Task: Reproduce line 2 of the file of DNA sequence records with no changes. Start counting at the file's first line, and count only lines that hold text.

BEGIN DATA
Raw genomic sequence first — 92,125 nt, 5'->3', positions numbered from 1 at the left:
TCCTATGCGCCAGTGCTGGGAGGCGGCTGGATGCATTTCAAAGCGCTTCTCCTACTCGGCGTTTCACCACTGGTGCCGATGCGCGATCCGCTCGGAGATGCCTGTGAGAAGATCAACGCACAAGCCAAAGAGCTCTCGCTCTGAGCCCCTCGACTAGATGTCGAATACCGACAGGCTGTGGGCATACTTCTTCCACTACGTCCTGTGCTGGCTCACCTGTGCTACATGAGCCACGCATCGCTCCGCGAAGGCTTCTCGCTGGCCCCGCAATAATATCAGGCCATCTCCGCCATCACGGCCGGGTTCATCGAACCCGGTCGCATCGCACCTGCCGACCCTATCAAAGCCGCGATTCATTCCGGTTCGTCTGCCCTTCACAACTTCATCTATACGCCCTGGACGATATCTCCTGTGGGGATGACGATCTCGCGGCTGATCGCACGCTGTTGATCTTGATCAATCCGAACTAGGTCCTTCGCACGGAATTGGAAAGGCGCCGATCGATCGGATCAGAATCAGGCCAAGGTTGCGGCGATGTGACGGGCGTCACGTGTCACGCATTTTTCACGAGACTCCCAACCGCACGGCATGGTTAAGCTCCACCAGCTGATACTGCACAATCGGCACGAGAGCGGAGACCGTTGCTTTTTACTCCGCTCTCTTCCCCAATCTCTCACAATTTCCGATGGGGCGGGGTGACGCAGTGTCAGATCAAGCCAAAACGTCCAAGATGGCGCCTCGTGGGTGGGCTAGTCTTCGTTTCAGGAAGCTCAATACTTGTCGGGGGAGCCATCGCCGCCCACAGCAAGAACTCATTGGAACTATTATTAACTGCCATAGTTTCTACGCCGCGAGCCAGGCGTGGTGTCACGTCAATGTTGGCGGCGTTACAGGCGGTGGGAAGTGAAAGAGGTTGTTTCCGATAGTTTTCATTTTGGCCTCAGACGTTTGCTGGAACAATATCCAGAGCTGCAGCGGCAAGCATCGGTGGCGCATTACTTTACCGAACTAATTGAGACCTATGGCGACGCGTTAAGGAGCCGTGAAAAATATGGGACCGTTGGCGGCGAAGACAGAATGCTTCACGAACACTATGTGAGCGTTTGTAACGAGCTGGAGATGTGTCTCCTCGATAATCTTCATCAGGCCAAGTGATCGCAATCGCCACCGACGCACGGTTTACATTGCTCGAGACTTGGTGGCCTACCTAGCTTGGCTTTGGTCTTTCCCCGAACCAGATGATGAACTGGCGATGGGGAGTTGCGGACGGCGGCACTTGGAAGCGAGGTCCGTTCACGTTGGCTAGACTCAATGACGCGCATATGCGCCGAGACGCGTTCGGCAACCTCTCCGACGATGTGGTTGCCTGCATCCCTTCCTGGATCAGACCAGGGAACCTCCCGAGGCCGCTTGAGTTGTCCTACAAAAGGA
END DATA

TCCTATGCGCCAGTGCTGGGAGGCGGCTGGATGCATTTCAAAGCGCTTCTCCTACTCGGCGTTTCACCACTGGTGCCGATGCGCGATCCGCTCGGAGATGCCTGTGAGAAGATCAACGCACAAGCCAAAGAGCTCTCGCTCTGAGCCCCTCGACTAGATGTCGAATACCGACAGGCTGTGGGCATACTTCTTCCACTACGTCCTGTGCTGGCTCACCTGTGCTACATGAGCCACGCATCGCTCCGCGAAGGCTTCTCGCTGGCCCCGCAATAATATCAGGCCATCTCCGCCATCACGGCCGGGTTCATCGAACCCGGTCGCATCGCACCTGCCGACCCTATCAAAGCCGCGATTCATTCCGGTTCGTCTGCCCTTCACAACTTCATCTATACGCCCTGGACGATATCTCCTGTGGGGATGACGATCTCGCGGCTGATCGCACGCTGTTGATCTTGATCAATCCGAACTAGGTCCTTCGCACGGAATTGGAAAGGCGCCGATCGATCGGATCAGAATCAGGCCAAGGTTGCGGCGATGTGACGGGCGTCACGTGTCACGCATTTTTCACGAGACTCCCAACCGCACGGCATGGTTAAGCTCCACCAGCTGATACTGCACAATCGGCACGAGAGCGGAGACCGTTGCTTTTTACTCCGCTCTCTTCCCCAATCTCTCACAATTTCCGATGGGGCGGGGTGACGCAGTGTCAGATCAAGCCAAAACGTCCAAGATGGCGCCTCGTGGGTGGGCTAGTCTTCGTTTCAGGAAGCTCAATACTTGTCGGGGGAGCCATCGCCGCCCACAGCAAGAACTCATTGGAACTATTATTAACTGCCATAGTTTCTACGCCGCGAGCCAGGCGTGGTGTCACGTCAATGTTGGCGGCGTTACAGGCGGTGGGAAGTGAAAGAGGTTGTTTCCGATAGTTTTCATTTTGGCCTCAGACGTTTGCTGGAACAATATCCAGAGCTGCAGCGGCAAGCATCGGTGGCGCATTACTTTACCGAACTAATTGAGACCTATGGCGACGCGTTAAGGAGCCGTGAAAAATATGGGACCGTTGGCGGCGAAGACAGAATGCTTCACGAACACTATGTGAGCGTTTGTAACGAGCTGGAGATGTGTCTCCTCGATAATCTTCATCAGGCCAAGTGATCGCAATCGCCACCGACGCACGGTTTACATTGCTCGAGACTTGGTGGCCTACCTAGCTTGGCTTTGGTCTTTCCCCGAACCAGATGATGAACTGGCGATGGGGAGTTGCGGACGGCGGCACTTGGAAGCGAGGTCCGTTCACGTTGGCTAGACTCAATGACGCGCATATGCGCCGAGACGCGTTCGGCAACCTCTCCGACGATGTGGTTGCCTGCATCCCTTCCTGGATCAGACCAGGGAACCTCCCGAGGCCGCTTGAGTTGTCCTACAAAAGGA